The School of Public Health recently hired former Florida Surgeon General Scott Rivkees as a professor of the practice in the Department of Health Services, Policy and Practice, according to a Nov. 22 University press release.
Ira Wilson, chair of the department of health services, policy and practice, sees Rivkees’ hiring as aligned with the mission of the Dean of the School of Public Health Ashish Jha to explore pandemic preparedness. The SPH is creating a Pandemic Preparedness Center, according to the press release.
The SPH also hired two more scholars, Jennifer Nuzzo and Clare Wardle, to support Jha’s initiatives. Nuzzo comes from the Johns Hopkins Center for Health Security, joining as a professor of the practice and leading the pandemic preparedness team while Wardle, founder of First Draft News, will be involved in another initiative at the SPH that investigates “mis/disinformation.”
Rivkees’ experience in “real-world pandemic response as a surgeon general in Florida,” among other qualities, makes him a valuable asset, Wilson said.
Wilson added that the SPH has been weak in the realm of “public health practice,” and he hopes that Rivkees’ hiring is one part of the remedy. Rivkees will aid in the SPH’s plan to create a larger public health “training institute that people from around the country can come to,” Wilson said. Rivkees additionally holds experience as a National Institutes of Health-funded pediatric endocrinologist.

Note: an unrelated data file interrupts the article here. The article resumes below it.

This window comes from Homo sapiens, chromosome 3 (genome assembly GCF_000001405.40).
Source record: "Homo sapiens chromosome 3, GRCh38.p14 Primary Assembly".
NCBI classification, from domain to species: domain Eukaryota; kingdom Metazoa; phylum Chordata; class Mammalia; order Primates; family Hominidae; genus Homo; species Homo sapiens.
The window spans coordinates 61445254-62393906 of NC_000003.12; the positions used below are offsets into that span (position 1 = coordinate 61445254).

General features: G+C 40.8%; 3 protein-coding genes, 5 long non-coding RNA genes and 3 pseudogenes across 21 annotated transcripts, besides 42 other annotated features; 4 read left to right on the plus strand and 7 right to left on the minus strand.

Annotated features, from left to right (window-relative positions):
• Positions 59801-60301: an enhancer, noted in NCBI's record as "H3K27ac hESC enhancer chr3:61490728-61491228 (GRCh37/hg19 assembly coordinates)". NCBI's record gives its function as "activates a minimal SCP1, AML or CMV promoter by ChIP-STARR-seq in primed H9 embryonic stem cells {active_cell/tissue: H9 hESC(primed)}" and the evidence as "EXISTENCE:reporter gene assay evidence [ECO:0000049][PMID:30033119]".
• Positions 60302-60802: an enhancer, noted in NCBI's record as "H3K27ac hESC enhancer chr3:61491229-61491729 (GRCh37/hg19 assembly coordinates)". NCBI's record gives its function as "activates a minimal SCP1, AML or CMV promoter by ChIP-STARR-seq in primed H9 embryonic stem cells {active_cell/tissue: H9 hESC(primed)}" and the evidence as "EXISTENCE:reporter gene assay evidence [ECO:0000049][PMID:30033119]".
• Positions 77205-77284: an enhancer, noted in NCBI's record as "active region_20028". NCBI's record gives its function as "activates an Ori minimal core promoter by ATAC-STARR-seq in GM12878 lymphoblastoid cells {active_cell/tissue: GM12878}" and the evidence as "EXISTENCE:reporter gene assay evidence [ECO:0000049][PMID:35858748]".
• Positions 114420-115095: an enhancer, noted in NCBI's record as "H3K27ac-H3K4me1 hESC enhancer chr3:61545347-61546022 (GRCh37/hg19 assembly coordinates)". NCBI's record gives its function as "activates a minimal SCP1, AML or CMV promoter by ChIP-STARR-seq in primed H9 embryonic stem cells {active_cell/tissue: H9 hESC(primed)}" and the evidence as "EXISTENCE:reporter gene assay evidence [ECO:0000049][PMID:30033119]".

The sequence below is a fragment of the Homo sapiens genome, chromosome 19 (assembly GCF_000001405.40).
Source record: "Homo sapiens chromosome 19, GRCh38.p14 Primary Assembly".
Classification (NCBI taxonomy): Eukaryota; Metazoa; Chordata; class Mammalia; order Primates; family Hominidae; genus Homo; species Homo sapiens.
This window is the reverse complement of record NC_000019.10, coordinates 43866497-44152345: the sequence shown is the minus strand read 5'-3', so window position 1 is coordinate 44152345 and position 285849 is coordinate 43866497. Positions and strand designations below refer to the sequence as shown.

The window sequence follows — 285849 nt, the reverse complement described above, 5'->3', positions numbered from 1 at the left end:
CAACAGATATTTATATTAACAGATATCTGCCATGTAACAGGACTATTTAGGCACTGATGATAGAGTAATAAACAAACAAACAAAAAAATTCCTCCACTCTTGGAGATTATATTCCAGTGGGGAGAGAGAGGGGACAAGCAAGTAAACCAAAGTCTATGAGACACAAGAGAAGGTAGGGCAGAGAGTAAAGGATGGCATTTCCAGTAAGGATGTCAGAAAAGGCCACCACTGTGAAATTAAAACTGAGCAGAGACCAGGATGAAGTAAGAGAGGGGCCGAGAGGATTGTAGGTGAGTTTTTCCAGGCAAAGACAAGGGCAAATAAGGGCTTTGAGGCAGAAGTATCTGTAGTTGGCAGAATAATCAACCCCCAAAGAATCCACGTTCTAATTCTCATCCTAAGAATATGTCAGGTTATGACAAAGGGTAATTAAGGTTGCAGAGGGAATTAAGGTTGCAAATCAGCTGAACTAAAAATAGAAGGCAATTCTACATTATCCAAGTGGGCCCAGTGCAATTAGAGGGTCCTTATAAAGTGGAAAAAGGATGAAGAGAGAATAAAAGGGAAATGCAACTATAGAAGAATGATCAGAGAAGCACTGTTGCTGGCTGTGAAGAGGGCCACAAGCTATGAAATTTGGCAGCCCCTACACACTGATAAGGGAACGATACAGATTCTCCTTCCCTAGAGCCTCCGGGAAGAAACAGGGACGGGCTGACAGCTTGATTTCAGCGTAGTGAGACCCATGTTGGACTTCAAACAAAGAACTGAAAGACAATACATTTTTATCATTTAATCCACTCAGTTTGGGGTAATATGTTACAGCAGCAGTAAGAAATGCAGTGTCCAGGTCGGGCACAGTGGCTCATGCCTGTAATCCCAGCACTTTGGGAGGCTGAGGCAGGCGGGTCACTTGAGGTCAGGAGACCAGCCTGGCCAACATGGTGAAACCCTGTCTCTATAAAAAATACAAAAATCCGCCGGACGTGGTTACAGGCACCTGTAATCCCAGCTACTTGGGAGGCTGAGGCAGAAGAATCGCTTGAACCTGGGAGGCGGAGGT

As the Florida surgeon general, Rivkees was in charge of pandemic response in the third-most populous state in the United States. Wilson noted that Rivkees faced particular challenges working as a public health professional in a conservative state, where legislators have pushed back against mask mandates.
According to the release, Nuzzo began working in pandemic preparedness long before COVID-19. “A new Center for Pandemic Preparedness and Response can redefine preparedness in a way that captures the extraordinary lessons from COVID-19, as well as improve understanding of what it means to be ready for other not yet seen threats,” she said in the release.
Wardle brings her experience at First Draft News to Brown’s mis/disinformation campaign. “Truth, accuracy and the facts matter more than ever in our ever-changing, fast-paced world,” Wardle said in the press release. “I am committed to these values and I am excited to continue, and grow, this work with Dean Ashish Jha and the team at the School of Public Health.”
The SPH is undergoing a period of change, both due to the COVID-19 pandemic and an overall expansion. “This is a dynamic time for the Brown University School of Public Health,” Jha said in the press release. “We are working on ensuring the strength of existing areas of focus and moving to advance new initiatives central to addressing urgent global challenges.”
Wilson agreed, explaining that the fields of pandemic preparedness and misinformation span various evolving disciplines within public health and adding that the spread of epidemics and vaccine misinformation should be explored from various perspectives.
“You need policy interventions, you need to understand the epidemiology. A lot of this is behavioral and social science,” he said. “And then, of course, you need statistics for all of these fields to be engaged in evaluation of initiatives.”
Public health more broadly, he added, is rapidly evolving. Considering the hundreds of thousands of lives lost to the COVID-19 pandemic, Wilson said he hopes the SPH continues pursuing Jha’s long-time focus on pandemic preparedness “so that next time something serious happens, we're ready.”